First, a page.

In what could be the sign of a turning point in a multi-year saga, LightSquared and GPS device firm Trimble indicated that they are willing to engage in settlement discussions to resolve disputes over whether and how LightSquared's spectrum interferes with GPS receivers.
If LightSquared and the GPS firms do come to some kind of settlement over litigation and disputes before the FCC, it would represent a major turnaround after years of acrimony between the two sides.
The willingness of LightSquared and Trimble to engage in settlement talks was spelled out in a filing made by a lawyer for LightSquared in U.S. District Court in New York City. According to the filing, GPS firms Garmin and Deere are also willing to engage in settlement negotiations.
The talks also come as LightSquared is asking the FCC to transfer the company's spectrum licenses to the new LightSquared that is emerging from bankruptcy protection. Additionally, LightSquared has hired an outside adviser, Roberson and Associates, to conduct tests to determine where interference may occur between LightSquared's spectrum and how it can be resolved.
"Based on recent exchanges, LightSquared and Trimble believe there is now an opportunity for the parties to have a constructive dialogue and to engage in a process aimed at a global resolution of the pending technical issues related to the use of LightSquared spectrum that gave rise to the present disputes--including this case and ongoing proceedings before the FCC and other government agencies," LightSquared said in the filing.
LightSquared and Trimble are asking the judge in the case to grant a stay, or pause the proceedings, for 45 days. "During this period, LightSquared and Trimble would work cooperatively to engage constituencies and stakeholders to discuss ways to bring full closure to the disputes that prompted this lawsuit and their disagreements before the FCC.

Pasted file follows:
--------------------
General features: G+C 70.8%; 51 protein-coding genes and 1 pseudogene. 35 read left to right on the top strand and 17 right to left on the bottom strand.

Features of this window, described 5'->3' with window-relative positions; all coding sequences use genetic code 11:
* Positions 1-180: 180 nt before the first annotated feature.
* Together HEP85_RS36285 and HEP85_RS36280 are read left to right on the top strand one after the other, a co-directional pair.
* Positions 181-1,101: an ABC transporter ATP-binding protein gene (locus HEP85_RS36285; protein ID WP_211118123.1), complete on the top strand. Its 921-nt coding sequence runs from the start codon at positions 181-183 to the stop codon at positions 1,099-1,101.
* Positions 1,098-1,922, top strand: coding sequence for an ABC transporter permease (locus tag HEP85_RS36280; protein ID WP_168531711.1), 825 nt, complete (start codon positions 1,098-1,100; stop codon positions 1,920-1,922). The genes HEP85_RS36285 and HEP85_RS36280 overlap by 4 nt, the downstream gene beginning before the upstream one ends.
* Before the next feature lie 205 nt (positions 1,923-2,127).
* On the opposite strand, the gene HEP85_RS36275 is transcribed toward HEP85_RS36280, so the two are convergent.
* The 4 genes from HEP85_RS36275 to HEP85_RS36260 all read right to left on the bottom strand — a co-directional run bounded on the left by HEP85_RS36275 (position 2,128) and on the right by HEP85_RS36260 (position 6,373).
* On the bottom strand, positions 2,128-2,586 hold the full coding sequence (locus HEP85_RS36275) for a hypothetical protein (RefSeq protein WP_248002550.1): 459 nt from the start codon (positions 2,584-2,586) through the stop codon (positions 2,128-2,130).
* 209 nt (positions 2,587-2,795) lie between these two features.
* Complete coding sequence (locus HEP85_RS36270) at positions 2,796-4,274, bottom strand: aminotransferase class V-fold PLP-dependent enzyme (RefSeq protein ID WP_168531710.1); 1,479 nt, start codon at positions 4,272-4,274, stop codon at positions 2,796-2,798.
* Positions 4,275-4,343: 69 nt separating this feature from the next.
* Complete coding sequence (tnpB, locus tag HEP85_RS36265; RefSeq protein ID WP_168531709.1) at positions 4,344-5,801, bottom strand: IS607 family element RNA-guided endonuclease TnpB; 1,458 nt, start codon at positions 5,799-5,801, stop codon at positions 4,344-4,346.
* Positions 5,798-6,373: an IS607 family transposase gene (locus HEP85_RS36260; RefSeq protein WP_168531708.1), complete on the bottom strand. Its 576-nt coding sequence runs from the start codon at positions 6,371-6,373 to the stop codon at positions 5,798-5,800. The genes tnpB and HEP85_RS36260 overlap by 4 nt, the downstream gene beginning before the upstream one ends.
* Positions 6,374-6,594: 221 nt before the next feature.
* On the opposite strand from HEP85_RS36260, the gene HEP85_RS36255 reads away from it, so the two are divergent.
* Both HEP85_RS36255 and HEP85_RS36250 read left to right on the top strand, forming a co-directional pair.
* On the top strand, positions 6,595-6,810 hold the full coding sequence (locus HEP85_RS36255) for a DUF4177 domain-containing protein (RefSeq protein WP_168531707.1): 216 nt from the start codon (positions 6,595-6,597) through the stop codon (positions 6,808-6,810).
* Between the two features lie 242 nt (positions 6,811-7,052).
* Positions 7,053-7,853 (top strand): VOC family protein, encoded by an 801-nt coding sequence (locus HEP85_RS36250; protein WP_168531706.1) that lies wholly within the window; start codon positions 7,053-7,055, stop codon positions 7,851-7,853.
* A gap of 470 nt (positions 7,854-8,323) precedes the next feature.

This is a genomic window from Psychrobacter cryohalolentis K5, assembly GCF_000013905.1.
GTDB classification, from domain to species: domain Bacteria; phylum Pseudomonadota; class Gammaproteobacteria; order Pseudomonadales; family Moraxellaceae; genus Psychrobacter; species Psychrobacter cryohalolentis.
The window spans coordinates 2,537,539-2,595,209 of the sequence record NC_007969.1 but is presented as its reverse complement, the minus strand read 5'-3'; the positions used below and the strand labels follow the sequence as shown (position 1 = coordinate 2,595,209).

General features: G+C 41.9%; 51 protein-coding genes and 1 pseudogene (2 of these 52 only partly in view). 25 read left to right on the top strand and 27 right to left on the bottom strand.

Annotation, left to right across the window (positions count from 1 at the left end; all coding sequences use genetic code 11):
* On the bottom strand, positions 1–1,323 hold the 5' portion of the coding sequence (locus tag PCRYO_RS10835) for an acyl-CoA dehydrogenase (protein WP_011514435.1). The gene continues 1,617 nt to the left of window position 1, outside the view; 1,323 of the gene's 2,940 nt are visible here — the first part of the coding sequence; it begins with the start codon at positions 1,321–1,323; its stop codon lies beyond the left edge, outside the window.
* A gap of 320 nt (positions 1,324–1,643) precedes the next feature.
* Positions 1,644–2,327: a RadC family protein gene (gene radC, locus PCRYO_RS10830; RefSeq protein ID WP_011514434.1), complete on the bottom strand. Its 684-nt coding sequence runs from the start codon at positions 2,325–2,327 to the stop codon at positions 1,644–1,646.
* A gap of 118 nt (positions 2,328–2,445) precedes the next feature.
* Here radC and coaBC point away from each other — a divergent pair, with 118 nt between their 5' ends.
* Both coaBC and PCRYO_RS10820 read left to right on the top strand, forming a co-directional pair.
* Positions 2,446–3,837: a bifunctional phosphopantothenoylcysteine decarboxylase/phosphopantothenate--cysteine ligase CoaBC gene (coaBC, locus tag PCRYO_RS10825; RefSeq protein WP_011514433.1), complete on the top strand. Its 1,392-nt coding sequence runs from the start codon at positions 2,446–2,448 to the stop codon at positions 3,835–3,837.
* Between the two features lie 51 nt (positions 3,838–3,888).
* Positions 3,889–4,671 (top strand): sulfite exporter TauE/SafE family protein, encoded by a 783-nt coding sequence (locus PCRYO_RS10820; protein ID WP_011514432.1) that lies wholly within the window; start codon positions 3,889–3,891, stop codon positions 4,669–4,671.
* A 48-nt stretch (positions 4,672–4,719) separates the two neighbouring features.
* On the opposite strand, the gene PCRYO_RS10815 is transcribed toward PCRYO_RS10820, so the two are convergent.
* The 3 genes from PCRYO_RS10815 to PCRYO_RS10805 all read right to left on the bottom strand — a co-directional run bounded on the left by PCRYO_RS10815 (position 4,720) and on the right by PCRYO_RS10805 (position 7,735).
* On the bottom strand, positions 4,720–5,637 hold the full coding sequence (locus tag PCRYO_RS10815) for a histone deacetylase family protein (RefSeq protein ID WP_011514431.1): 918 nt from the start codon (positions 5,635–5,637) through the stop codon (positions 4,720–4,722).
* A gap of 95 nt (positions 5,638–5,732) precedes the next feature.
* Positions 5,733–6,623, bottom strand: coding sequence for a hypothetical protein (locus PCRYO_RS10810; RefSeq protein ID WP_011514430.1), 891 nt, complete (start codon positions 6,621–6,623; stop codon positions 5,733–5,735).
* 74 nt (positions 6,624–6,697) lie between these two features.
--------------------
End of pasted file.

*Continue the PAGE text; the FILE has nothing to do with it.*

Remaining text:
Both LightSquared and Trimble say that "global discussions are necessary because the resolution of this case is necessarily bound up with resolving the pending issues before the FCC."
The parties are agreeing "to engage in discussions that necessarily will address engineering issues such as receiver susceptibility to interference, network architecture and spectrum use, and will also discuss business concerns of all parties."
LightSquared and Trimble want the court to grant a stay of their ongoing litigation because many of the key people needed for the technical discussion in settlement talks are also enmeshed in the lawsuit, which is an expensive proceeding for both sides.
Trimble "wishes to engage in discussions and therefore joins" the request to pause the lawsuit the filing stated. "Garmin and Deere have both stated that they are willing to engage in settlement discussions regarding the resolution of the disputed issues among the parties, but LightSquared does not know Garmin or Deere's final position regarding a 45-day stay," the filing states. "The [United States GPS Industry Council] has not opposed a stay."
LightSquared initially launched in 2010 with the goal of building a nationwide wireless LTE network that other companies could use in order to offer their own services to customers. The company signed up around 40 wholesale customers to the plan. However, LightSquared entered bankruptcy protection in May 2012 after the FCC revoked its conditional license to operate because of unresolved concerns that LightSquared's planned LTE-based network in the L-band would interfere with GPS receivers. LightSquared vigorously contested that move.
To mitigate GPS interference concerns, in the fall of 2012 LightSquared submitted a request to the FCC to combine the 5 MHz it uses for satellite service at 1670-1675 MHz with frequencies in the 1675-1680 MHz band, currently used by National Oceanographic and Atmospheric Administration (NOAA) weather balloons. The company would share the NOAA spectrum rather than gain exclusive rights to it. LightSquared would then agree not to deploy a terrestrial network in the 1545-1555 MHz downlink part of the L Band.
The GPS Innovation Alliance, for its part, was formed in 2013 to promote the interests of the GPS industry. That group said in a recent statement that it "supports a consensus-driven process, including all government and non-government stakeholders, to clearly identify and address remaining technical issues raised by LightSquared proposals to repurpose mobile satellite spectrum for terrestrial broadband use. The technical challenges posed by these proposals are formidable, as evidenced by the conclusions of multiple U.S. government entities."
A Deere spokesman declined to comment. Representatives for the GPS Innovation Alliance, Trimble and Garmin did not immediately respond to requests for comment.
- see this court filing
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